My Own Pikes Peak Hill Climb

17’ Winnebago
My first trip up Pikes Peak was in 1970, occasionally perched on the engine cover of a 17-ft. long Winnebago, marginally powered by a 300-cubic inch six-cylinder engine on a Ford parcel van chassis.  The toll booth agent pointed out at the at the bottom of the 19-mile road that “only half of this type of vehicle make it to the top,” but my adventurous father said, “Oh, we’ll go for it.”  The last 12 miles, unpaved, were memorable, with washboarded hairpins where the Winnebago would skate toward the unprotected edge, andr the penultimate hairpin at 14,000 ft. where, foot to the floor, chug-chug-chugging along at five miles an hour, at the last second my father pulled out around the cars that were stalled, and we DID make it to the top.

My first DRIVE up Pikes Peak was in 1979, in my mother-in-law’s Buick packed for her move to California, with three of us across the front bench seat.  Loaded, that trip was pretty basic, while basically pretty.

Honda Accord Hybrid
My second DRIVE up Pikes Peak was in 2010, in my father’s Honda Accord Hybrid. Wanting to document the spirited trip for him to enjoy later, I strapped a flip cam on a tripod into the passenger seat. Cloudy and rainy at the top, the drive back down was highlighted by encountering six Chevy Volts arriving at the top, doing real-world testing four months before their official release. I wrote that EV (albeit hybrid) conquest up for the Edmonds.com auto website, and that video had over 8,000 views! (The Accord Hybrid is pictured here with my brother, sister-in-law, and my father.)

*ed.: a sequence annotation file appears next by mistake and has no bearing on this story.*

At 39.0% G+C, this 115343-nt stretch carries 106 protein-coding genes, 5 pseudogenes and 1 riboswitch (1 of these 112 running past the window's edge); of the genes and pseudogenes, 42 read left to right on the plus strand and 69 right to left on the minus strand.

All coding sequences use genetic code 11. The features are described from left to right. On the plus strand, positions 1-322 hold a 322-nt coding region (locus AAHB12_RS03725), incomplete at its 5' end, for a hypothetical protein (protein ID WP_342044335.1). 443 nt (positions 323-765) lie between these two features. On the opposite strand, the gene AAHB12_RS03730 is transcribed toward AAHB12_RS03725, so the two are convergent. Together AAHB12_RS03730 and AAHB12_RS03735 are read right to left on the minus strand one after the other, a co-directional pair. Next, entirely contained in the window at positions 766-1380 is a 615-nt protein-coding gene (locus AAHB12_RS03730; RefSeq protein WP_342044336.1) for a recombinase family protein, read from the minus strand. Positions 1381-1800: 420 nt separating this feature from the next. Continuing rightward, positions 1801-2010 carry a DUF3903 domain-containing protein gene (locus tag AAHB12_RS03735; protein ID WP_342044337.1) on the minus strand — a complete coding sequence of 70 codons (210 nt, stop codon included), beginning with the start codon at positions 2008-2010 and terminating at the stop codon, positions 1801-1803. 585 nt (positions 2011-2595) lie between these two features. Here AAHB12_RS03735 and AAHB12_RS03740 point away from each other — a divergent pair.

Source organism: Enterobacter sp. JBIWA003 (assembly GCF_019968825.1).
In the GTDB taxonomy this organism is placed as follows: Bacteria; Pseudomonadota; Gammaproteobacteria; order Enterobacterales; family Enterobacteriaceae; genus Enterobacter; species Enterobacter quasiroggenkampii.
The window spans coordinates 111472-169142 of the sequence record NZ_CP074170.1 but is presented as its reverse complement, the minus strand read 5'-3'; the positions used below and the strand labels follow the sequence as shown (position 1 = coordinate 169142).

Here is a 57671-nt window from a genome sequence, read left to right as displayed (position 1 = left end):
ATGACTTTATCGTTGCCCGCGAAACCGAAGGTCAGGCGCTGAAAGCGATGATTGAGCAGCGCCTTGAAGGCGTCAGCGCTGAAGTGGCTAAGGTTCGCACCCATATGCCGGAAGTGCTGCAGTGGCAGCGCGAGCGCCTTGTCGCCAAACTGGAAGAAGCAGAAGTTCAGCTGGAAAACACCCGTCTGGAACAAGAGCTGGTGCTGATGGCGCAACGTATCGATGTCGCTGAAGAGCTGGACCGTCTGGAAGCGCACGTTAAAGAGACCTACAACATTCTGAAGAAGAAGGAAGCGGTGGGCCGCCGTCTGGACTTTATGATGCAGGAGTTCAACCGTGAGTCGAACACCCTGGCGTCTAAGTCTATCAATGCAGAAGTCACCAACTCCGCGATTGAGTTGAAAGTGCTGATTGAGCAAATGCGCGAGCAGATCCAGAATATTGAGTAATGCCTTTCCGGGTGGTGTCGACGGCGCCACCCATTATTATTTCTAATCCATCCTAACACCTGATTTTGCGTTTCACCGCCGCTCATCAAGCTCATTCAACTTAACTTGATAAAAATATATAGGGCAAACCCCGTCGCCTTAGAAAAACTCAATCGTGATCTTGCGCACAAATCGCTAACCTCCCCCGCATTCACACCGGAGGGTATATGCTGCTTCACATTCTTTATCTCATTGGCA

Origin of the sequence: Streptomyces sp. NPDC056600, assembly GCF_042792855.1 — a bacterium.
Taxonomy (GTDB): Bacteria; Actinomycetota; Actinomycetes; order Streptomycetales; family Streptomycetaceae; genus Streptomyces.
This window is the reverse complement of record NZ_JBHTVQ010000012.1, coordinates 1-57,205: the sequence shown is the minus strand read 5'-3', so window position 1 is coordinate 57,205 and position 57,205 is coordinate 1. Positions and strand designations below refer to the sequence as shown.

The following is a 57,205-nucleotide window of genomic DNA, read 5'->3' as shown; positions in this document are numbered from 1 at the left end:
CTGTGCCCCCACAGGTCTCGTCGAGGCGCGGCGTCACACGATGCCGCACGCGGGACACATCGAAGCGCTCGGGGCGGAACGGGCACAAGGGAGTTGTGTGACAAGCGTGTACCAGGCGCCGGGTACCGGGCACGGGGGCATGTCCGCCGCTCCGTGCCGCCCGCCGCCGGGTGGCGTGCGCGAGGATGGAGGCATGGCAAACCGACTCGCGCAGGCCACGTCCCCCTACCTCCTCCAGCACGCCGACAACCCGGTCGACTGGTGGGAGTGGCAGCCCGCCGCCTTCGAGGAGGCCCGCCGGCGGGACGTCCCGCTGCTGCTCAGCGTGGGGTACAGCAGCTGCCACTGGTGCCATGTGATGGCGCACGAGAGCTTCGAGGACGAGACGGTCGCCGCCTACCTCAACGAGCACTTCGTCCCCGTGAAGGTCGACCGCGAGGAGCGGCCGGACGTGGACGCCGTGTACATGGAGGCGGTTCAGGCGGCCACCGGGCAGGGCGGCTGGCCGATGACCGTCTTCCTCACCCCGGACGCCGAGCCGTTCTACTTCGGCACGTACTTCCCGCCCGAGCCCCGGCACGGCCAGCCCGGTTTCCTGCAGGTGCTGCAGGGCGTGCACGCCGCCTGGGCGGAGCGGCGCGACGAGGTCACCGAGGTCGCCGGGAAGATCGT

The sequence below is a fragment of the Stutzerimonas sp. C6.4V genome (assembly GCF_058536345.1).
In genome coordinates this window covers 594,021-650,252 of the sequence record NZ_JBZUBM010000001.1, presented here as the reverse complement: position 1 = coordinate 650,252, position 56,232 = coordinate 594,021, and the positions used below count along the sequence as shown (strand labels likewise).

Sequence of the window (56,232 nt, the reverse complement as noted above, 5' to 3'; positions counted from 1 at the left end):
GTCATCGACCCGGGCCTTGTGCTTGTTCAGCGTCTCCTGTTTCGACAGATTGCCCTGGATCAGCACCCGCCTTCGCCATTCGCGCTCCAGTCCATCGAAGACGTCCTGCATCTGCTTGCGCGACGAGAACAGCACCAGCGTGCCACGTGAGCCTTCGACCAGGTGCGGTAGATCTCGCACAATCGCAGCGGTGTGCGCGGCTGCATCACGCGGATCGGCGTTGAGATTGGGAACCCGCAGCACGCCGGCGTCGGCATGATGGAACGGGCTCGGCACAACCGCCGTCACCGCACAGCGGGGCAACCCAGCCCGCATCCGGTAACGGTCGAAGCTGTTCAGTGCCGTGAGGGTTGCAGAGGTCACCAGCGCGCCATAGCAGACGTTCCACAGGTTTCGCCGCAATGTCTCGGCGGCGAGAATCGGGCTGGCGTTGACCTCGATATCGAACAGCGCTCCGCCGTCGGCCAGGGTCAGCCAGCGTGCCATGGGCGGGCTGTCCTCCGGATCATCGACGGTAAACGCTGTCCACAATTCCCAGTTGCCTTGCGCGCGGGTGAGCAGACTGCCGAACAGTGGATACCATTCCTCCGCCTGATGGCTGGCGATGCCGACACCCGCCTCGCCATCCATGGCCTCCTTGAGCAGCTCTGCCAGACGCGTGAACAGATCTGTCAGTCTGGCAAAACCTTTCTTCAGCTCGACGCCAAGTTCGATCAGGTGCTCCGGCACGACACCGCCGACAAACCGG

My most recent drive up Pikes Peak allowed me to celebrate the acquisition of our Tesla Model 3, climbing to the clouds just days before the 2018 Pikes Peak International Hill Climb. Breezing past the bails of hay along the, now, fully paved roadway, I felt a kindrid spirit with those who would be racing the clock in a few days.  
VW I.D. R racing car on Pikes Peak
It is particularly satisfying knowing that an EV purpose-built by Volkswagen, the I.D. R, set the all-time fastest time for the 12-mile Hill Climb run, just under eight minutes, averaging over 90 mph.  I, too, got to experience the full effect of the electric motor, unhindered by compromised carburation of an internal combustion engine struggling at 14,000, the way we had 48 years earlier in the Winnebago at that very corner, two hairpins from the top, where I encountered the Chevy Volts in 2010.       

I’ve edited together the downhill video of both the 2010 and 2018 drives here:

6 Volts and a favorite hairpin on Pikes Peak


And here’s video of the last three miles of my own cruise to the clouds in the quick and quiet Tesla Model 3, which used 20% of it’s 75 kW battery on the way up, but recaptured almost half of that on the way back down:

Tesla Model 3 Topping Pikes Peak

Peter Lafford


    
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